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The 'Names Game': Harnessing Inventors Patent Data for Economic Research

  • Melamed, Ran
  • Shiff, Gil
  • Trajtenberg, Manuel

The goal of this paper is to lay out a methodology and corresponding computer algorithms, that allow us to extract the detailed data on inventors contained in patents, and harness it for economic research. Patent data has long been used in empirical research in economics, and yet the information on the identity (i.e. the names and location) of the patents’ inventors has seldom been deployed in a large scale, primarily because of the “who is who” problem: the name of a given inventor may be spelled differently across her/his patents, and the exact same name may correspond to different inventors (i.e. the “John Smith” problem). Given that there are over 2 million patents with 2 inventors per patent on average, the “who is who” problem applies to over 4 million “records”, which is obviously too large to tackle manually. We have thus developed an elaborate methodology and computerized procedure to address this problem in a comprehensive way. The end result is a list of 1.6 million unique inventors from all over the world, with detailed data on their patenting histories, their employers, co-inventors, etc. Forty percent of them have more than one patent, and 70,000 have more than 10 patents. We can trace those multiple inventors across time and space, and thus study the causes and consequences of their mobility across countries, regions, and employers. Given the increasing availability of large computerized data sets on individuals, there may be plenty of opportunities to deploy this methodology to other areas of economic research as well.

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Paper provided by C.E.P.R. Discussion Papers in its series CEPR Discussion Papers with number 5833.

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Date of creation: Sep 2006
Date of revision:
Handle: RePEc:cpr:ceprdp:5833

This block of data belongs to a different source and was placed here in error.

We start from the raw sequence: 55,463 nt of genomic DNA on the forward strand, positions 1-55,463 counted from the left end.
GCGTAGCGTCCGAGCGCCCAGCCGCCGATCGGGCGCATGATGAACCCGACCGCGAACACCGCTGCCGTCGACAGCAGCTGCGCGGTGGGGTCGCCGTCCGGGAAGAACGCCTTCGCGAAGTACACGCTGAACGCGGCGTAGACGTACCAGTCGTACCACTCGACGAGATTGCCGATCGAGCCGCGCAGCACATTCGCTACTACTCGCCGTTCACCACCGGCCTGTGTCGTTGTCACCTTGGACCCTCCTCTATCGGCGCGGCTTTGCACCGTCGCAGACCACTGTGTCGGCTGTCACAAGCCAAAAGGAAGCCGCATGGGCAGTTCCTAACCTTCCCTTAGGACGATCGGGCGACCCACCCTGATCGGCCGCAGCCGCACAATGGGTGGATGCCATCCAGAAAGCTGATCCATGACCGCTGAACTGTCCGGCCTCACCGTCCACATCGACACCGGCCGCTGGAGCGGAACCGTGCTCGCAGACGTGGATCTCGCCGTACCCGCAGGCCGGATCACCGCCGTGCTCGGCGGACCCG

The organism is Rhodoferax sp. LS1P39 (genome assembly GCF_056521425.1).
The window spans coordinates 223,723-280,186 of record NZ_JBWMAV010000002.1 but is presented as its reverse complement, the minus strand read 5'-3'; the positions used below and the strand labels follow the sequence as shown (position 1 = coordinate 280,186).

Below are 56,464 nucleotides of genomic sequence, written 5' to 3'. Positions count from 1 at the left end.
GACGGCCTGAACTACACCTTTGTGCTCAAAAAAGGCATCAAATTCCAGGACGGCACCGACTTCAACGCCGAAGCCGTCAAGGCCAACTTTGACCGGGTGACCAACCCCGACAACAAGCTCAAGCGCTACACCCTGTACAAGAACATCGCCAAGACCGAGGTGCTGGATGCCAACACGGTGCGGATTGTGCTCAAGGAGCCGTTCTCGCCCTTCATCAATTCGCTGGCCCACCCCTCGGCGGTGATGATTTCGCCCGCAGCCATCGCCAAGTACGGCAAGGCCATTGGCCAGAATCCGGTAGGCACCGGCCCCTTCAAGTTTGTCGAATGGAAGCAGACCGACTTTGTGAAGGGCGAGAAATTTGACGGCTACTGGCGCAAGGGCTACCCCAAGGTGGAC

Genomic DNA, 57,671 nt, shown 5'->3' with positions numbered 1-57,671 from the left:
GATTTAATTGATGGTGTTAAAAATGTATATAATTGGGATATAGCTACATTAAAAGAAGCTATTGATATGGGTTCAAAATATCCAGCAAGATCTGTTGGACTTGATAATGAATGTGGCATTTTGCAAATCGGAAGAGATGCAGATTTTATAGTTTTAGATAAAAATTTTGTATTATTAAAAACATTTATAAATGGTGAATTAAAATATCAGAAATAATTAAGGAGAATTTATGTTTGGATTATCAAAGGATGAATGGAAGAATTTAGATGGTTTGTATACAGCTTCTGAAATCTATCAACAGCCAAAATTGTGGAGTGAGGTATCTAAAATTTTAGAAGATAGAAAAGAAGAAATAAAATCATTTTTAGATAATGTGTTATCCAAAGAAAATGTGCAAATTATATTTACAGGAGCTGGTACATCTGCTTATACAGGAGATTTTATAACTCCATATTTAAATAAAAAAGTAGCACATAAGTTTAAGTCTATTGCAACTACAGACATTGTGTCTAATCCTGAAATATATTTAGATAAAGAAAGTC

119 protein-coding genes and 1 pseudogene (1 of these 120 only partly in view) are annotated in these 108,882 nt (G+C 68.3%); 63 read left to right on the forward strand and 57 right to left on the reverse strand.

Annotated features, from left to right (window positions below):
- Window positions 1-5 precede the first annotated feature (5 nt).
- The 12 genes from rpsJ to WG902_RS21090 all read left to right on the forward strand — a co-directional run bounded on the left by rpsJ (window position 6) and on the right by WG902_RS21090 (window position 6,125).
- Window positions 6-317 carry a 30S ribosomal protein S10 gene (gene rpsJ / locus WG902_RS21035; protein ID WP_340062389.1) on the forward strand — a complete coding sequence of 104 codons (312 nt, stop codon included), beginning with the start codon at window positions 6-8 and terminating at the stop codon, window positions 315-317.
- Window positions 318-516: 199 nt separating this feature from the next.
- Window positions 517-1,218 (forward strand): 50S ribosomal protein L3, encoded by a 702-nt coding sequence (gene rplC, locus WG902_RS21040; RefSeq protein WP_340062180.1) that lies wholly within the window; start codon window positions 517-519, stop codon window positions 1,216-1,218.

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  1. Jaffe, A.B. & Trajtenberg, M., 1992. "Geographic Localization of Knowledge Spillovers as Evidenced by Patent Citations," Papers 14-92, Tel Aviv.
  2. Benjamin F. Jones, 2005. "The burden of knowledge and the ‘death of the Renaissance man’: Is innovation getting harder?," Proceedings, Federal Reserve Bank of San Francisco.
  3. Jinyoung Kim & Sangjoon John Lee & Gerald Marschke, 2010. "The Influence of University Research on Industrial Innovation," Discussion Paper Series 1006, Institute of Economic Research, Korea University.
  4. repec:tpr:qjecon:v:108:y:1993:i:3:p:577-98 is not listed on IDEAS
  5. Adam B. Jaffe & Manuel Trajtenberg, 2005. "Patents, Citations, and Innovations: A Window on the Knowledge Economy," MIT Press Books, The MIT Press, edition 1, volume 1, number 026260065x, June.
  6. Michael Stolpe, 2001. "Mobility of Research Workers and Knowledge Diffusion as Evidenced in Patent Data The Case of Liquid Crystal Display Technoloy," Kiel Working Papers 1038, Kiel Institute for the World Economy.
  7. Lori Rosenkopf & Paul Almeida, 2003. "Overcoming Local Search Through Alliances and Mobility," Management Science, INFORMS, vol. 49(6), pages 751-766, June.
  8. Lynne G. Zucker & Michael R. Darby, 2006. "Movement of Star Scientists and Engineers and High-Tech Firm Entry," NBER Working Papers 12172, National Bureau of Economic Research, Inc.
  9. Manuel Trajtenberg & Rebecca Henderson & Adam Jaffe, 1997. "University Versus Corporate Patents: A Window On The Basicness Of Invention," Economics of Innovation and New Technology, Taylor & Francis Journals, vol. 5(1), pages 19-50.
  10. Hoisl, Karin, 2006. "Tracing Mobile Inventors – The Causality between Inventor Mobility and Inventor Productivity," Discussion Papers in Business Administration 1260, University of Munich, Munich School of Management.
  11. Scherer, F M, 1982. "Inter-Industry Technology Flows and Productivity Growth," The Review of Economics and Statistics, MIT Press, vol. 64(4), pages 627-34, November.
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